So we as preachers must communicate this: giving is about obedience to God. If I lead with, “Church, you must give to help us meet our budgets!—this will only bring a short-term (helpful, but short-term) solution, and thus we risk avoiding a deeper spiritual issue. We don’t give simply when times are rough. To do so means we may cease giving when times get better.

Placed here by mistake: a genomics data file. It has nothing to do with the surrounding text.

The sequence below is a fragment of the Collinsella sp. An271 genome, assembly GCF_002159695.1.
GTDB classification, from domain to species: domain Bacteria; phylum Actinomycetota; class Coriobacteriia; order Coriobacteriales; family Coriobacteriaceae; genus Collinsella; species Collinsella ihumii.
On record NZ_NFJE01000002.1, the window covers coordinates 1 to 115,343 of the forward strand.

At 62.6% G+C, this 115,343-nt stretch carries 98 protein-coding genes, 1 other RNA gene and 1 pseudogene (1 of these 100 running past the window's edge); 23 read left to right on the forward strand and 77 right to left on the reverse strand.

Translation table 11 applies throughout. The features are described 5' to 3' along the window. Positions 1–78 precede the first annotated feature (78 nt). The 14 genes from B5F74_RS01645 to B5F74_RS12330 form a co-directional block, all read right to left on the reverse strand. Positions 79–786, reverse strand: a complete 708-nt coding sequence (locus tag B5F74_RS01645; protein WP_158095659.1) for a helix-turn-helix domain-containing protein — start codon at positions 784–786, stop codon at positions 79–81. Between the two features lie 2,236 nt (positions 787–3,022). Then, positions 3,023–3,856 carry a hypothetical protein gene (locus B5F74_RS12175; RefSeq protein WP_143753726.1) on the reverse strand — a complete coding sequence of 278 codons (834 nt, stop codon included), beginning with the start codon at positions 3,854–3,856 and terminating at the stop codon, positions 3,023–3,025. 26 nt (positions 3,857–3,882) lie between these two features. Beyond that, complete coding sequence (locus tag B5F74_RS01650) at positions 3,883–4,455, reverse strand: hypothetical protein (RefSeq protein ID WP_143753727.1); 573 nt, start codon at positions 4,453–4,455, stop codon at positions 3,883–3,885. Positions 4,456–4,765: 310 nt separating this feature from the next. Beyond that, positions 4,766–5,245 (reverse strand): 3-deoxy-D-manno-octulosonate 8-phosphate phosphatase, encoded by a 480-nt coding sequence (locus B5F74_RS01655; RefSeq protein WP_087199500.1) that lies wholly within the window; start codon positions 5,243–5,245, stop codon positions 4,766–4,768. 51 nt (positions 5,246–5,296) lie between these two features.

No, we give out of obedience to the One who already owns it all. We do this obediently, discreetly, and the results will honor Him and bless us sweetly!

Read John 17—the true Lord’s Prayer.


Pray for yourself and the three lost people on your heart.


Fast to disconnect from the world.


Journal your journey!


Only four more days to go!

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Norman Rockwell’s “The Gossip”